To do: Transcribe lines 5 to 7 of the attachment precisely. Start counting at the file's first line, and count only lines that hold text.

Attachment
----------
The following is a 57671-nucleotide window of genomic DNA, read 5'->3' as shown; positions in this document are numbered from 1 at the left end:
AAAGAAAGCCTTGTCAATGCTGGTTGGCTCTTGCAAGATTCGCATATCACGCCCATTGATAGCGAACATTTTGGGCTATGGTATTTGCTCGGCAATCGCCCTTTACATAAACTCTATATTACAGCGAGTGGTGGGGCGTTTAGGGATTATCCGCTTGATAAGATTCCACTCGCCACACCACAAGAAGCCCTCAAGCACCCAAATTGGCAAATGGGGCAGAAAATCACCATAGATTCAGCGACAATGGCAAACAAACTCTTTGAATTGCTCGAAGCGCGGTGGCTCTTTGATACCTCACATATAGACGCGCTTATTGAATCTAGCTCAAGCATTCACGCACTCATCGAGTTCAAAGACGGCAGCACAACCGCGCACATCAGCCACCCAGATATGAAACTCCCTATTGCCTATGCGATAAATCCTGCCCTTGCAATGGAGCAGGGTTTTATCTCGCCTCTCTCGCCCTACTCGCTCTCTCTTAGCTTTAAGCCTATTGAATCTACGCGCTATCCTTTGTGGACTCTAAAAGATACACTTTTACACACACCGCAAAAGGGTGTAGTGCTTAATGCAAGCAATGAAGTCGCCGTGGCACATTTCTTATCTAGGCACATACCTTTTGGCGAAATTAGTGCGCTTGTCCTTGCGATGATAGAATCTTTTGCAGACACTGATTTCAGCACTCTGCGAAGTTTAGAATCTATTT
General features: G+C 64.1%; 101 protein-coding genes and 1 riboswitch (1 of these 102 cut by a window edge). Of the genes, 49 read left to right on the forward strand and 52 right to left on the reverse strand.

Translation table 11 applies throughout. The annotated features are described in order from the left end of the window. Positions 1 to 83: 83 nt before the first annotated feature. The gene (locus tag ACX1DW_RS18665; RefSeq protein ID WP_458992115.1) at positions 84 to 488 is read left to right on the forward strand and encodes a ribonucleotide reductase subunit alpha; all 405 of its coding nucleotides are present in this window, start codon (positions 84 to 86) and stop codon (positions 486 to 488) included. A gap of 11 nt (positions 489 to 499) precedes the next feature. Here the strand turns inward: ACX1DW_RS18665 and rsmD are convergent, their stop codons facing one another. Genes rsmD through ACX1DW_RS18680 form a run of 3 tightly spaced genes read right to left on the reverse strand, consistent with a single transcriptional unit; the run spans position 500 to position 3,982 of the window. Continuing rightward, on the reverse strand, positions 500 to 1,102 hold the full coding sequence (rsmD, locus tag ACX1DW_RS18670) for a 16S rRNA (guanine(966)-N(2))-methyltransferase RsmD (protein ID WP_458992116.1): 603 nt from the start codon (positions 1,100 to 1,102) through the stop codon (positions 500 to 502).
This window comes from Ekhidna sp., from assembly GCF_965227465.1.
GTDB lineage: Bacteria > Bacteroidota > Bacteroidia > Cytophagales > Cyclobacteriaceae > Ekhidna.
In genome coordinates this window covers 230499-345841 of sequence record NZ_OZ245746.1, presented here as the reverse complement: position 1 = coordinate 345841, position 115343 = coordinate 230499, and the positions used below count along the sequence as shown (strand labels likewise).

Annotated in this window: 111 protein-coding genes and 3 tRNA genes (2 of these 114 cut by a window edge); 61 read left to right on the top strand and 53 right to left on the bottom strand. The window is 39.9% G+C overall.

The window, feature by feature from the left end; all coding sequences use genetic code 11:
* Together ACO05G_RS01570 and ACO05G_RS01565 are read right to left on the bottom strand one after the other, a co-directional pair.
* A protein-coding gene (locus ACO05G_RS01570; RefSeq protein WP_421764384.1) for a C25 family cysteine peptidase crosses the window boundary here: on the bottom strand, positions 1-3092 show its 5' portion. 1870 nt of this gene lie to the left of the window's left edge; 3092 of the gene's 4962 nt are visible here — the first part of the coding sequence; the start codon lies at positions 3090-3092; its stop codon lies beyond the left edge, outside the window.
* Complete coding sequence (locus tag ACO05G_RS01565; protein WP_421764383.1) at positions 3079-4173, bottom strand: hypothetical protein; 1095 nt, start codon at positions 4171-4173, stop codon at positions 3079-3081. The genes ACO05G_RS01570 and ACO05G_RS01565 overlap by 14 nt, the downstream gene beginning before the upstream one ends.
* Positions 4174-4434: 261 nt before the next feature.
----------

This window comes from Ekhidna sp., from assembly GCF_965227465.1.
GTDB lineage: Bacteria > Bacteroidota > Bacteroidia > Cytophagales > Cyclobacteriaceae > Ekhidna.
In genome coordinates this window covers 230499-345841 of sequence record NZ_OZ245746.1, presented here as the reverse complement: position 1 = coordinate 345841, position 115343 = coordinate 230499, and the positions used below count along the sequence as shown (strand labels likewise).